Four favourite books about aliens: lift-off to a love of reading!

Published on: 23 August 2023

Author N.S. Blackman shares four favourite books that are out of this world for middle-grade readers

Nothing beats a gripping space adventure, especially one that starts right here, right now, on Earth. And for some children sci-fi turns out to be the perfect launch-pad into a love of reading. For a year (or three), starting when I was nine, I was obsessed with stories about aliens: they turned bookshops and libraries into places of wonder. And they turned me into a story lover, a reader, and a writer.

The golden rule, for me, is that adventures should start in the here and now, in a world that seems all-too-familiar. Because we all want to imagine that extraordinary things can happen.

And the heroes of a good sci-fi story – like the 11-year-old friends Alicia and Col in my book Undercover Alien – should get to escape for a while, and see their world in a totally new way. Whatever troubles they are battling with in their normal lives – like trying to settle in at secondary school, like trying not to get picked-on by the in-crowd bullies – suddenly seem less important when they step through the door (entirely magical, but powered by yet-to-be discovered technology) into a much bigger universe.

Throw in some humour, some heroism, and some emotional depth, and this genre is perfect for readers who are ready to explore new worlds and new ideas.

"How To Be A Human" by Karen McCombie

How to be a Human is a lovely story about friendship and making connections. Wes is the new kid at Fairfield Academy, and so is obviously a target for the class bullies; Kiki, meanwhile, has found herself frozen-out after a series of all-too-familiar embarrassments (ever turned up to fancy dress party in glorious costume only to discover that it wasn’t a fancy dress party? Me too). The two of them encounter Star Boy (or Stan, as they decide to call him), a crash-landed alien who’s awaiting rescue in the school basement. Stan, it turns out, has been studying them, and the other ‘wildlife’ at the school. The three form an unlikely friendship – and the reader gets to enjoy that sense of escape, empowerment, and seeing the world in a fresh way through alien eyes.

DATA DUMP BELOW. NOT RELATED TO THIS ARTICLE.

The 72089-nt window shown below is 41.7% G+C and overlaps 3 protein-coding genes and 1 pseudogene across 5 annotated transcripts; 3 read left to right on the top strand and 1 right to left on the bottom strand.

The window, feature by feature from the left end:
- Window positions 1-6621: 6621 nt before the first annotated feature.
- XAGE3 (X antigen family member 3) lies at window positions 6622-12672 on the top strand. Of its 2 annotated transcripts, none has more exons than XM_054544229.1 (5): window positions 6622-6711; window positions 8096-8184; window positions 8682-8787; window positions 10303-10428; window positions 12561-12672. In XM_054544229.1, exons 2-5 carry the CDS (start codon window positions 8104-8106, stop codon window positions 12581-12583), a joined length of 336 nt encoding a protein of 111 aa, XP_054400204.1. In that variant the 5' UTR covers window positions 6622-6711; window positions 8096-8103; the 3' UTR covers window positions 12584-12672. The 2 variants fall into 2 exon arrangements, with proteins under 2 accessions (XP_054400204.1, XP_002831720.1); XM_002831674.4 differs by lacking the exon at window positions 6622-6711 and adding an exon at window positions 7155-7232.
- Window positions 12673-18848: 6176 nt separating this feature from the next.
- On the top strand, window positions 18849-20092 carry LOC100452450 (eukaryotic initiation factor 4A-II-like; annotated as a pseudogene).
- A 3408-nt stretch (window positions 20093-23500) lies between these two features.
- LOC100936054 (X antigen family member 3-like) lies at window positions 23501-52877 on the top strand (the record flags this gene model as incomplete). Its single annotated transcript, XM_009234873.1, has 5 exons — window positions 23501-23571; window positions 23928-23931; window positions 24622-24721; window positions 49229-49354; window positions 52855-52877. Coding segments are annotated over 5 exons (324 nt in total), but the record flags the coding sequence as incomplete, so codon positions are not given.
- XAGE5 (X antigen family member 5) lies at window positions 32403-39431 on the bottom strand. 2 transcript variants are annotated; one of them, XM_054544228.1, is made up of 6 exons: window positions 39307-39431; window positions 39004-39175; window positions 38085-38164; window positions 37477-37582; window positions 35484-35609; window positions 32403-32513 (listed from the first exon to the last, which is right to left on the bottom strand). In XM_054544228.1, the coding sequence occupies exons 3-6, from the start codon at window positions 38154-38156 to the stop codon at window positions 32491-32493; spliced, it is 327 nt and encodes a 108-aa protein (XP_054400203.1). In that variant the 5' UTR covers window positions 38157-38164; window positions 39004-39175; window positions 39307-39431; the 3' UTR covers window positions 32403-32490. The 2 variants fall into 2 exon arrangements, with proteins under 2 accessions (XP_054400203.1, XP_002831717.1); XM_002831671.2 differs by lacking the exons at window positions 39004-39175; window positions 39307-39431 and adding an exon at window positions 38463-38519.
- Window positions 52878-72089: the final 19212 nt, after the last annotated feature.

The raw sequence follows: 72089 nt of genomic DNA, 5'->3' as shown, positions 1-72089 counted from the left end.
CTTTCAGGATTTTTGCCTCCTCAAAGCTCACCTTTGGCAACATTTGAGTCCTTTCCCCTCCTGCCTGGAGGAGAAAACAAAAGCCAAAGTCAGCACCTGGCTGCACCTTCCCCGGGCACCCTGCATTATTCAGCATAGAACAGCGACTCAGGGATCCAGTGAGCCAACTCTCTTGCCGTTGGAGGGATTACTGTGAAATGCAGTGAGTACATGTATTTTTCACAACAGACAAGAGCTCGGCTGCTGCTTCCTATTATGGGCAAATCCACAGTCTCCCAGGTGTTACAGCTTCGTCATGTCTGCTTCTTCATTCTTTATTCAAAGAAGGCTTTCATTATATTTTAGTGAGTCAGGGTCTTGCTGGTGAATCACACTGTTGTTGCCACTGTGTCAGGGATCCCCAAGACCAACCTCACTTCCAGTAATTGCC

"The Kid Who Came From Space" by Ros Welford

Middle-grade readers who’ve enjoyed Louis Sachar’s books should get on well with Ros Welford’s The Kid Who Came From Space. Again, this story transforms the everyday with the possibility extra-terrestrial adventure. Set in a Northumbrian village, the story features twelve-year-old Ethan, whose twin sister Tammy has gone missing. Ethan knows that she is being held captive by aliens, but if he reveals the truth, he might never see her again – so it’s down to him to rescue her. He has unexpected help from one of the aliens, an outsider in her own world who (unusually) can feel emotions and empathy. It’s a great concept, and the adventure is carried along with some well-timed twists and cliffhangers.

"Space Band" by Tom Fletcher

Can the worst band on Earth become the best band in the universe? That’s the great premise of Tom Fletcher’s Space Band. George, Neila and Bash are the worst band on Earth. George wants them to be brilliant, but Neila has stage fright, and Bash is distracted by his obsession with stars, aliens and faraway planets. They’re determined to blow their friends away at their school Battle of the Bands contest, and what they lack in talent and confidence they make up for in heart. But the moment they start to play, they’re beamed up into space.

Again, the problems of everyday life seem suddenly small. Readers will be carried along, as the young friends find themselves competing in an even bigger challenge: an intergalactic Battle of the Bands. Because if they don’t win, they might never make it home again...

"Space Boy" by Stephen McCranie

No list of sci-fi adventures would be complete without at least one graphic novel, and this one, by Stephen McCranie, is perfect for 11–14 year olds. It’s beautifully illustrated and that alone should immerse the reader in the world of the story.

I think there’s a real argument for short and pacy books for middle-grade readers – some children are put off by books that are too long. For similar reasons (and for readers who are perhaps reluctant or easily distracted), graphic novels like this can be a great way into fiction.

Space Boy is part of a series – a sci-fi drama of a high-school-aged girl who belongs in a different time, and a boy ‘possessed by emptiness as deep as space’. The protagonist is dropped into a new environment and has to learn to live anew. Her relentless optimism and kind heart are put to the test repeatedly, but she weathers the trials. Throw in an alien artifact, a mysterious murder, some political intrigue, and a love that crosses light years, and it’s perfect for the age group.


"Undercover Alien" by N.S. Blackman is out now. 

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